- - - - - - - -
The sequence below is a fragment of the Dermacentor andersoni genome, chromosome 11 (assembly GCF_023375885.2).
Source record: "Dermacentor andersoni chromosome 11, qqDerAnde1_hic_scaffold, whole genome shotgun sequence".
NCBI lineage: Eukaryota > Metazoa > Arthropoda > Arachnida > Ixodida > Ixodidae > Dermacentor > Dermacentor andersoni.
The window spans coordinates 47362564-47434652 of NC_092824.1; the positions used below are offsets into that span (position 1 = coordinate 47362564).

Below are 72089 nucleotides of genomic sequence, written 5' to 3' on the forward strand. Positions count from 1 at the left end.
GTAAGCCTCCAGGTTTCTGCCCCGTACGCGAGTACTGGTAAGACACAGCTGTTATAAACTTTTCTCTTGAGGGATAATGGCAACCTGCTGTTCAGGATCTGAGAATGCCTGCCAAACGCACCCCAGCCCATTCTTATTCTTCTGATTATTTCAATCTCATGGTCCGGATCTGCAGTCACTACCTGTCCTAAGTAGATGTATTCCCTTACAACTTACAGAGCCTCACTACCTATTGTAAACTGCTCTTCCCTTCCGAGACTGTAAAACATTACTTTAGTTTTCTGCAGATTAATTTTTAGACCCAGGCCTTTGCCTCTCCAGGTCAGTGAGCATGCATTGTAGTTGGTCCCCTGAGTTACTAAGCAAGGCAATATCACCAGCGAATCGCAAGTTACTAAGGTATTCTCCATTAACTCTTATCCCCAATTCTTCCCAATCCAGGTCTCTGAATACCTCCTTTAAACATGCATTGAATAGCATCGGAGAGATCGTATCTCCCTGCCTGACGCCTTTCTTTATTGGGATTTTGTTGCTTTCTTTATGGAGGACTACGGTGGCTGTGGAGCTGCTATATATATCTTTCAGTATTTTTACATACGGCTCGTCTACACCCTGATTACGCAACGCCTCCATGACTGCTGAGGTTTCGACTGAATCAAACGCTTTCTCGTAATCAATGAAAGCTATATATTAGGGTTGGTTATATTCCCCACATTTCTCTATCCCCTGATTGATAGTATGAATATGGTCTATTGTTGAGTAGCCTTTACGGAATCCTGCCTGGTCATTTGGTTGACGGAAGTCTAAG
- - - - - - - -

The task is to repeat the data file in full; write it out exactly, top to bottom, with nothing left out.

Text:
The sequence below is a fragment of the Dermacentor andersoni genome, chromosome 11 (assembly GCF_023375885.2).
Source record: "Dermacentor andersoni chromosome 11, qqDerAnde1_hic_scaffold, whole genome shotgun sequence".
NCBI lineage: Eukaryota > Metazoa > Arthropoda > Arachnida > Ixodida > Ixodidae > Dermacentor > Dermacentor andersoni.
The window spans coordinates 47362564-47434652 of NC_092824.1; the positions used below are offsets into that span (position 1 = coordinate 47362564).

Below are 72089 nucleotides of genomic sequence, written 5' to 3' on the forward strand. Positions count from 1 at the left end.
GTAAGCCTCCAGGTTTCTGCCCCGTACGCGAGTACTGGTAAGACACAGCTGTTATAAACTTTTCTCTTGAGGGATAATGGCAACCTGCTGTTCAGGATCTGAGAATGCCTGCCAAACGCACCCCAGCCCATTCTTATTCTTCTGATTATTTCAATCTCATGGTCCGGATCTGCAGTCACTACCTGTCCTAAGTAGATGTATTCCCTTACAACTTACAGAGCCTCACTACCTATTGTAAACTGCTCTTCCCTTCCGAGACTGTAAAACATTACTTTAGTTTTCTGCAGATTAATTTTTAGACCCAGGCCTTTGCCTCTCCAGGTCAGTGAGCATGCATTGTAGTTGGTCCCCTGAGTTACTAAGCAAGGCAATATCACCAGCGAATCGCAAGTTACTAAGGTATTCTCCATTAACTCTTATCCCCAATTCTTCCCAATCCAGGTCTCTGAATACCTCCTTTAAACATGCATTGAATAGCATCGGAGAGATCGTATCTCCCTGCCTGACGCCTTTCTTTATTGGGATTTTGTTGCTTTCTTTATGGAGGACTACGGTGGCTGTGGAGCTGCTATATATATCTTTCAGTATTTTTACATACGGCTCGTCTACACCCTGATTACGCAACGCCTCCATGACTGCTGAGGTTTCGACTGAATCAAACGCTTTCTCGTAATCAATGAAAGCTATATATTAGGGTTGGTTATATTCCCCACATTTCTCTATCCCCTGATTGATAGTATGAATATGGTCTATTGTTGAGTAGCCTTTACGGAATCCTGCCTGGTCATTTGGTTGACGGAAGTCTAAG